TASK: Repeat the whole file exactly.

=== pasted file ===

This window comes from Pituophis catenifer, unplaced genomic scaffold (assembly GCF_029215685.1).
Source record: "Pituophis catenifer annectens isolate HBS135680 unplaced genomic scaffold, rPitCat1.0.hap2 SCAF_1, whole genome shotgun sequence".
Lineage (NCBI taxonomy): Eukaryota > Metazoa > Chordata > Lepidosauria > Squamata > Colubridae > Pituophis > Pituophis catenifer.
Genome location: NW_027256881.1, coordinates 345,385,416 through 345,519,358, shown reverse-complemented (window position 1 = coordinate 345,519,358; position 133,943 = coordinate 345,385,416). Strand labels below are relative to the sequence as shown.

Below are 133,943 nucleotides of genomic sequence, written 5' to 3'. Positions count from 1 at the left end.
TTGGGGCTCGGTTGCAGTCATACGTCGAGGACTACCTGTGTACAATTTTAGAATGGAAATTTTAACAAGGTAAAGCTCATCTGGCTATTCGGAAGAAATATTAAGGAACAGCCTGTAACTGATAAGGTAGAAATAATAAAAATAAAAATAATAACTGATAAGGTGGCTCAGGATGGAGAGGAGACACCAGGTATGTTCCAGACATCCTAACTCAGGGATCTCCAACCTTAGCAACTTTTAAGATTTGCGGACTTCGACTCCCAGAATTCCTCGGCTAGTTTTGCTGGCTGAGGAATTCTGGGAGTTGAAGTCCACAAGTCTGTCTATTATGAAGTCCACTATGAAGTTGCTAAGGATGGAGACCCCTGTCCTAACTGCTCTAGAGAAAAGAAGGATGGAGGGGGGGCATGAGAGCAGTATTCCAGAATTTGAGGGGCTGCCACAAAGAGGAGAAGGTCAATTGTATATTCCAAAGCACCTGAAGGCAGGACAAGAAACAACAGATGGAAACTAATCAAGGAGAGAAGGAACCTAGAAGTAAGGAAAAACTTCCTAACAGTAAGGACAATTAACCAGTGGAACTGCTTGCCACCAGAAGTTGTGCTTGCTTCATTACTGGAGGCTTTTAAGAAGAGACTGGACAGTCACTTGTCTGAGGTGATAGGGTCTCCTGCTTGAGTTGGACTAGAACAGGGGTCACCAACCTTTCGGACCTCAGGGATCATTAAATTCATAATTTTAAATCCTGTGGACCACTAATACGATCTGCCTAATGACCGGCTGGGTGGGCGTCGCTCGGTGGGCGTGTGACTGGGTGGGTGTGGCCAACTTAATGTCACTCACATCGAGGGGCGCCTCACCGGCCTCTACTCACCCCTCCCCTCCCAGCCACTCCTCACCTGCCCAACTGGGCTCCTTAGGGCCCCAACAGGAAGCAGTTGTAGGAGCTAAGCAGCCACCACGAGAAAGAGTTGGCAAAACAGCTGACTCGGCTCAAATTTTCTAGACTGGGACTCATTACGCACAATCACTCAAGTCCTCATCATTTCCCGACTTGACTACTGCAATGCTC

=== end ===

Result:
This window comes from Pituophis catenifer, unplaced genomic scaffold (assembly GCF_029215685.1).
Source record: "Pituophis catenifer annectens isolate HBS135680 unplaced genomic scaffold, rPitCat1.0.hap2 SCAF_1, whole genome shotgun sequence".
Lineage (NCBI taxonomy): Eukaryota > Metazoa > Chordata > Lepidosauria > Squamata > Colubridae > Pituophis > Pituophis catenifer.
Genome location: NW_027256881.1, coordinates 345,385,416 through 345,519,358, shown reverse-complemented (window position 1 = coordinate 345,519,358; position 133,943 = coordinate 345,385,416). Strand labels below are relative to the sequence as shown.

Below are 133,943 nucleotides of genomic sequence, written 5' to 3'. Positions count from 1 at the left end.
TTGGGGCTCGGTTGCAGTCATACGTCGAGGACTACCTGTGTACAATTTTAGAATGGAAATTTTAACAAGGTAAAGCTCATCTGGCTATTCGGAAGAAATATTAAGGAACAGCCTGTAACTGATAAGGTAGAAATAATAAAAATAAAAATAATAACTGATAAGGTGGCTCAGGATGGAGAGGAGACACCAGGTATGTTCCAGACATCCTAACTCAGGGATCTCCAACCTTAGCAACTTTTAAGATTTGCGGACTTCGACTCCCAGAATTCCTCGGCTAGTTTTGCTGGCTGAGGAATTCTGGGAGTTGAAGTCCACAAGTCTGTCTATTATGAAGTCCACTATGAAGTTGCTAAGGATGGAGACCCCTGTCCTAACTGCTCTAGAGAAAAGAAGGATGGAGGGGGGGCATGAGAGCAGTATTCCAGAATTTGAGGGGCTGCCACAAAGAGGAGAAGGTCAATTGTATATTCCAAAGCACCTGAAGGCAGGACAAGAAACAACAGATGGAAACTAATCAAGGAGAGAAGGAACCTAGAAGTAAGGAAAAACTTCCTAACAGTAAGGACAATTAACCAGTGGAACTGCTTGCCACCAGAAGTTGTGCTTGCTTCATTACTGGAGGCTTTTAAGAAGAGACTGGACAGTCACTTGTCTGAGGTGATAGGGTCTCCTGCTTGAGTTGGACTAGAACAGGGGTCACCAACCTTTCGGACCTCAGGGATCATTAAATTCATAATTTTAAATCCTGTGGACCACTAATACGATCTGCCTAATGACCGGCTGGGTGGGCGTCGCTCGGTGGGCGTGTGACTGGGTGGGTGTGGCCAACTTAATGTCACTCACATCGAGGGGCGCCTCACCGGCCTCTACTCACCCCTCCCCTCCCAGCCACTCCTCACCTGCCCAACTGGGCTCCTTAGGGCCCCAACAGGAAGCAGTTGTAGGAGCTAAGCAGCCACCACGAGAAAGAGTTGGCAAAACAGCTGACTCGGCTCAAATTTTCTAGACTGGGACTCATTACGCACAATCACTCAAGTCCTCATCATTTCCCGACTTGACTACTGCAATGCTC